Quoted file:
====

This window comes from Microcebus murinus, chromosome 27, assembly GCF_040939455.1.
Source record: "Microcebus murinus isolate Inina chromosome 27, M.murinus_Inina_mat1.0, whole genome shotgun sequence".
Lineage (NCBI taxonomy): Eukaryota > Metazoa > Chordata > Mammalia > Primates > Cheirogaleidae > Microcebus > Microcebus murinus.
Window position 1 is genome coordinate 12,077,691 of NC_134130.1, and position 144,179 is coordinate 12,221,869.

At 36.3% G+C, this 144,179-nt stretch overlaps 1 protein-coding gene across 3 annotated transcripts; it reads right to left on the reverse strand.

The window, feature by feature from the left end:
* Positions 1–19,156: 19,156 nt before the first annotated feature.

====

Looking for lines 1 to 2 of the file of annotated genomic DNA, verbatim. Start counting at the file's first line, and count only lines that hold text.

This window comes from Microcebus murinus, chromosome 27, assembly GCF_040939455.1.
Source record: "Microcebus murinus isolate Inina chromosome 27, M.murinus_Inina_mat1.0, whole genome shotgun sequence".